In the past fluorescent lighting has been associated with bad glare and unattractive light. But the new compact fluorescent bulbs have much better quality light, and are four to five times more efficient that a regular incandescent bulb. They may cost a little more at the store, but the price is more than offset by the money you'll save on your energy bill.

5. Replace Your Old Fridge

If your fridge is ten years old or more then it is very likely the biggest energy hog in your entire house. In fact, in a worst case scenario a really old clunker fridge could be eating up 15% of your household energy! Current EnergyStar model refrigerators require about half as much energy as models made in 1993 or earlier. Don't throw your old fridge away though. Many communities have recycling programs that will prevent your old clunker from ending up in a landfill.

 6.  Remodel with Renewable Flooring

When the time comes to remodel, go green in your kitchen! Besides inviting more natural light into your home another great tip for green remodeling is to utilize renewable flooring. Many laminates are now made with natural products like linseed oil. Bamboo flooring is also very popular because it has the beautiful look of hardwoods, but grows many times faster than trees traditionally used for flooring.

7.  Fill Up Your Dishwasher

Many folks come from the school of washing dishes after every meal to keep a clean and tidy kitchen. Well, it may be tidy, but it's definitely not green. Wait to run the dishwasher until it is full in order to save both water and electricity. Find yourself unable to fill up the dishwasher? When the time comes to replace your appliances, consider getting a smaller model.

8.  Waste Not Want Not

Not only do we waste energy and water in our kitchens, but we also waste food. Tossing out leftovers may not have a huge impact on your carbon footprint, but it is really a missed opportunity. Part of a truly green kitchen involves storing food properly, and creating compost piles. Invest in good storage containers for food, and get a compost bin, the results of which can be used on your garden to grow huge and healthy plants.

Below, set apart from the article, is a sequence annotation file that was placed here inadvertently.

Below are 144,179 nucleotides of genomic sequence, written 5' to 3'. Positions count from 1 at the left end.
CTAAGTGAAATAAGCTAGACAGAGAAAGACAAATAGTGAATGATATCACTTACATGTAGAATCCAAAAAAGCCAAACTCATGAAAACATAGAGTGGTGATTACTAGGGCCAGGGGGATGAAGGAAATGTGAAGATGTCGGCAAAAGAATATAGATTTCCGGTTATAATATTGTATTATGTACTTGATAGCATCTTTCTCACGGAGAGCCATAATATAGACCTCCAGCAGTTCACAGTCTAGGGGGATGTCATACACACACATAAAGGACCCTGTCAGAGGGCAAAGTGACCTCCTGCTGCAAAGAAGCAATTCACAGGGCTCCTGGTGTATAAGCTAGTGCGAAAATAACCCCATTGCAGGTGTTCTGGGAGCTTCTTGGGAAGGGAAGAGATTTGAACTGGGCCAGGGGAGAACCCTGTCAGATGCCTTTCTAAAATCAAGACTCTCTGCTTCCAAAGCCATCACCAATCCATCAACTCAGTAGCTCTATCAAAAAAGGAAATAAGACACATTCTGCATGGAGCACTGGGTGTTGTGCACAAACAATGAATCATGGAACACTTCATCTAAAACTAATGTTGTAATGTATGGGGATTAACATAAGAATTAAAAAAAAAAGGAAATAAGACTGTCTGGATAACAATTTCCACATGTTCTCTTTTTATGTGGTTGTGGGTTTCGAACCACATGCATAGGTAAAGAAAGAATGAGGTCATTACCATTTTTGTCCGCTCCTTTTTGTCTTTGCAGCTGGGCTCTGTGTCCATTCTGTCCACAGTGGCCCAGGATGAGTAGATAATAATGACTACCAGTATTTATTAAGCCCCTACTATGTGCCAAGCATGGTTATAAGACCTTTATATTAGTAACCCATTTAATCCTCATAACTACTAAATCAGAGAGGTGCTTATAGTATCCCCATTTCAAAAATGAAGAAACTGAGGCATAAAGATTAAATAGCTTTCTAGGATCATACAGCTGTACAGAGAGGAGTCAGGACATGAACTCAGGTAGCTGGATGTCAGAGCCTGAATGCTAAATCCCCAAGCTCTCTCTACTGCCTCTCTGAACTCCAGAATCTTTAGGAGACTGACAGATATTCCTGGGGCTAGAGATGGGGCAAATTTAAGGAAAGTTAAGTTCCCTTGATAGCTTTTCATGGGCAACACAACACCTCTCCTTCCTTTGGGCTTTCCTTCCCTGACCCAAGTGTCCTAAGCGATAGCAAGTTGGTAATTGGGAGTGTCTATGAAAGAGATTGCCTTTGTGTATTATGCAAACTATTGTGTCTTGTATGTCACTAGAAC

9.      Buy Food Locally

Part of the ecological impact of our kitchens also comes from the food we buy. If it has been flown thousands of miles just to get to your fridge, it is food that has guzzled up a whole bunch of gas. Buying food locally supports farmers and the community, and cuts down on the high carbon cost of foods grown in other countries.

10.  Make it Last!

Perhaps the most important thing to remember when going green in your kitchen is to make what you have last. The best way to cut down on waste is to make what you have work. It is far greener to work with what you have than to buy the latest eco-gadget. So stick with that fridge for a year or two before buying a new model, and when you do buy new appliances, make sure you buy quality products that will stand the test of time. Ultimately it is this last tip that will have the biggest effect on going green in your kitchen.

References

  • http://www.energystar.gov/index.cfm?c=refrig.pr_refrigerators
  • http://www1.sedo.energy.wa.gov.au/pages/energyus.asp
Submitted by cennywenny on Sep 29, 2008